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Rodney’s Bookstore Turns a New Page in Harvard Square

Rodney’s Bookstore opened in Harvard Square at 23 Church St. on Sept. 1.
Rodney’s Bookstore opened in Harvard Square at 23 Church St. on Sept. 1. By Tracy Jiang
By Caroline K. Hsu and Sidney K. Lee, Crimson Staff Writers

Nearly three years after closing in Central Square in 2020, Rodney’s Bookstore has found its new home in Harvard Square.

Located on 23 Church St., Rodney’s replaces Raven Used Books as the only used bookstore in Harvard Square.

After shuttering the Central Square location, Shaw Taylor, owner of Rodney’s Bookstore, spent the last few years collecting “tens of thousands” of books before settling on Harvard Square as the bookstore’s next home.

Named after Taylor’s dog, Rodney’s Bookstore first opened in Cape Cod in 1996 before branching out to Central Square — and briefly to Brookline. Now, the Harvard Square storefront remains the sole location, and the focus is “to keep fresh books in the store,” according to Taylor.

“I just have to be good about replacing what sells, so there’s always new things to look at,” Taylor added.

The store opened on Sept. 1 and is still in “its early stages,” according to Ethan Gaffney, an employee of the bookstore and Taylor’s nephew.

“It just needs to be a little more organized,” Gaffney added.

While the Central Square branch was larger and allowed for more variety of books to be displayed, Gaffney said “the foot traffic is a lot better” in the new location.

“Everyone in the community has really welcomed us with open arms,” Gaffney added. “We just hope we’re here for a long time.”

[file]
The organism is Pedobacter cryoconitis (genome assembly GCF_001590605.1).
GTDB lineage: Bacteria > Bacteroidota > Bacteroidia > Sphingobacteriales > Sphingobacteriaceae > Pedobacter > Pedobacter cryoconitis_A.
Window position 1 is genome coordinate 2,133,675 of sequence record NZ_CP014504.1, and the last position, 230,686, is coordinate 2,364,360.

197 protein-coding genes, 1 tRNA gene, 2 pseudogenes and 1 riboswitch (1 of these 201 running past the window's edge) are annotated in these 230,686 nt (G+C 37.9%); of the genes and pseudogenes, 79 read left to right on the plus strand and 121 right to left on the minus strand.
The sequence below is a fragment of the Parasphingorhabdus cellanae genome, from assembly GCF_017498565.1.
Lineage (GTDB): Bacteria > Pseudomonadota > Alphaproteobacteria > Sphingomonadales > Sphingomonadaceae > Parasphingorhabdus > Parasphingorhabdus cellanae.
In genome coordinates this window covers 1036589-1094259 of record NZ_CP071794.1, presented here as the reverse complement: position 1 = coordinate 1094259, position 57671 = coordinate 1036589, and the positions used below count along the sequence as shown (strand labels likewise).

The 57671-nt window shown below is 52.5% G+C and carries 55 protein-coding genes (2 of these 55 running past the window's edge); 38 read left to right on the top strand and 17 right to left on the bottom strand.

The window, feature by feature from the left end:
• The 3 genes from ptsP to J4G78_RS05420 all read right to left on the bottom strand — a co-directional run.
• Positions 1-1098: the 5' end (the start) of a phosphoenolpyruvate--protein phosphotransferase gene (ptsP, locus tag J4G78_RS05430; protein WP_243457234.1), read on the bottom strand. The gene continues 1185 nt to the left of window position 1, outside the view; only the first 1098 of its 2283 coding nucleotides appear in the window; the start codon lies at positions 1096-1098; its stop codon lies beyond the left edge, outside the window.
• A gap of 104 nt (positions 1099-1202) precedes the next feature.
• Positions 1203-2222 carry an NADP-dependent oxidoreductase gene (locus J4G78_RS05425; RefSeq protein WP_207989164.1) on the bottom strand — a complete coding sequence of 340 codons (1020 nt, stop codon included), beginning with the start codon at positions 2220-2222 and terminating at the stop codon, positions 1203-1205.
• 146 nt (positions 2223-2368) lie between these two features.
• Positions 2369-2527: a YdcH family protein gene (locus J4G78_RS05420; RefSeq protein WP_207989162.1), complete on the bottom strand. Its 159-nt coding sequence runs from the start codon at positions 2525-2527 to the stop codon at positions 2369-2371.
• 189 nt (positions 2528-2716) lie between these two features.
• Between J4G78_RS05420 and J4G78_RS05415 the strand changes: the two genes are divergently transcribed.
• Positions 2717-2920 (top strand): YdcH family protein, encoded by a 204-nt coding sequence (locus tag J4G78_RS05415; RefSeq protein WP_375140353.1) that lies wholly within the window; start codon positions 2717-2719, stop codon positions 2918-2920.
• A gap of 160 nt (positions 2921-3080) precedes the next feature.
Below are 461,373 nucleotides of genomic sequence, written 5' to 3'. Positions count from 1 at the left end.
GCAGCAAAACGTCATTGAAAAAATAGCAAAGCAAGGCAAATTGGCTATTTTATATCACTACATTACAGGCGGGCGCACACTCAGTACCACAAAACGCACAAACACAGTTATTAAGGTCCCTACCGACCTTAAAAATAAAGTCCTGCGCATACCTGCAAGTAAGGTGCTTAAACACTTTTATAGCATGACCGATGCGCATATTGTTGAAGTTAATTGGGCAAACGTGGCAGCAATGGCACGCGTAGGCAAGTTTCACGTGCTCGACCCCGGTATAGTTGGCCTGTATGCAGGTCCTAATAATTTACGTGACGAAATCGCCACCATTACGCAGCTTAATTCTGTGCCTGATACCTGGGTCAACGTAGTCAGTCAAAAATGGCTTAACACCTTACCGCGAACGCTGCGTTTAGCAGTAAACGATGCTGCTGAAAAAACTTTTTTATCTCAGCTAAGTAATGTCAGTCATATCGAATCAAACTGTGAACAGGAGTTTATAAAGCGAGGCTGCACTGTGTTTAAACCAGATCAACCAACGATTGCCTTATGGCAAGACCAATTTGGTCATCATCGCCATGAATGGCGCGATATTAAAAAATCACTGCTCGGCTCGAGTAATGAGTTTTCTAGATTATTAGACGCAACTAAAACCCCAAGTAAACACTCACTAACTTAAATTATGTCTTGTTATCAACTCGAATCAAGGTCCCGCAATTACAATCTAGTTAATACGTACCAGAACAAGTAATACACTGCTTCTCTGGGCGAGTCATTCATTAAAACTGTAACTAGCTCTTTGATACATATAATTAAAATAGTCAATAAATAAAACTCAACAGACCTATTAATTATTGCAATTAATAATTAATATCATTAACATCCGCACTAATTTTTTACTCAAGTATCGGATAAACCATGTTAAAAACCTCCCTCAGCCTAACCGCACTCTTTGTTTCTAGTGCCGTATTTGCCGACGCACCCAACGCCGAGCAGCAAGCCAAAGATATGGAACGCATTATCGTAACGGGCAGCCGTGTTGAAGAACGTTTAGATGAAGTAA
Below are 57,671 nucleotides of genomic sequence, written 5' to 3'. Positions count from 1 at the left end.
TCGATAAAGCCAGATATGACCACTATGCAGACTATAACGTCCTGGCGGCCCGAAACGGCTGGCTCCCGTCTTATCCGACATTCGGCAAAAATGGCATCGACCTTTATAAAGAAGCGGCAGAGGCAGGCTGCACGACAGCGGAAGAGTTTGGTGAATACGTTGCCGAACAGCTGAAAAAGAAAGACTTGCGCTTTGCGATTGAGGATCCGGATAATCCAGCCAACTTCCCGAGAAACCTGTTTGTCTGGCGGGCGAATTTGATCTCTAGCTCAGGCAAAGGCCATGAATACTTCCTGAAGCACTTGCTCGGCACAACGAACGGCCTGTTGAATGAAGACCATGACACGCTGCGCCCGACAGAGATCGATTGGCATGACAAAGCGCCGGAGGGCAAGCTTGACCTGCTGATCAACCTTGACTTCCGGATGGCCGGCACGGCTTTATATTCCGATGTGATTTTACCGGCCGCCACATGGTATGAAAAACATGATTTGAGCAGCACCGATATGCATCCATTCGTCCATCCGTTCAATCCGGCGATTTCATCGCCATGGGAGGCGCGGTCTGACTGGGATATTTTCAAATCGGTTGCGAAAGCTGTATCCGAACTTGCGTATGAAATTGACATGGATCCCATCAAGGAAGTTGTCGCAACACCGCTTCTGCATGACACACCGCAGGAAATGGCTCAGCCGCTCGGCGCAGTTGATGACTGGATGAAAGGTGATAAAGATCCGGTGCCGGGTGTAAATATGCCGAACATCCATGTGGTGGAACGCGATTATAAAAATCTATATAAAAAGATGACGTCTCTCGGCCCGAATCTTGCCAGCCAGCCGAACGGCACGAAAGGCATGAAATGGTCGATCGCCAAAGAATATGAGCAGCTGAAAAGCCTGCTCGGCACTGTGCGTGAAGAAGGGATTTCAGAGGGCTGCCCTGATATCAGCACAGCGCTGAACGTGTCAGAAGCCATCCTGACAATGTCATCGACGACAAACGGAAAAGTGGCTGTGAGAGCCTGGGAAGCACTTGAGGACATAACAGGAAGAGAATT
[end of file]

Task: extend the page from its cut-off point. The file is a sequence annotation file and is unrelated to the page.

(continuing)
Taylor said he hopes that Rodney’s Bookstore will encourage more people to frequent used bookstores.

“There used to be a lot more used bookstores, and now there’s not as many — and so just by being out there kind of helps out,” Taylor added.

The bookstore features discounted new and used books covering a vast range of genres from classics and philosophy to plays and astronomy. There is also a “Bargain Books” cart devoted to selling books for $0.94, coming out to around $1 with tax.

“That’s amazing — 94 cent books. I think everybody should always, always have access to books,” said Maria Membreno, a student at Emerson College visiting the bookstore for the first time.

Luke A. Khitab, a local resident, mentioned that he and his wife are “building up a classics shelf” and that he was “very impressed with the collection and the different editions they have.”

“This is probably the best bookstore that we’ve been to in Boston,” Khitab said. “And we’ve been to a lot of them.”

—Staff writer Caroline K. Hsu can be reached at caroline.hsu@thecrimson.com. Follow her on Twitter @CarolineHsu_.

—Staff writer Sidney K. Lee can be reached at sidney.lee@thecrimson.com. Follow her on Twitter @sidneyklee.

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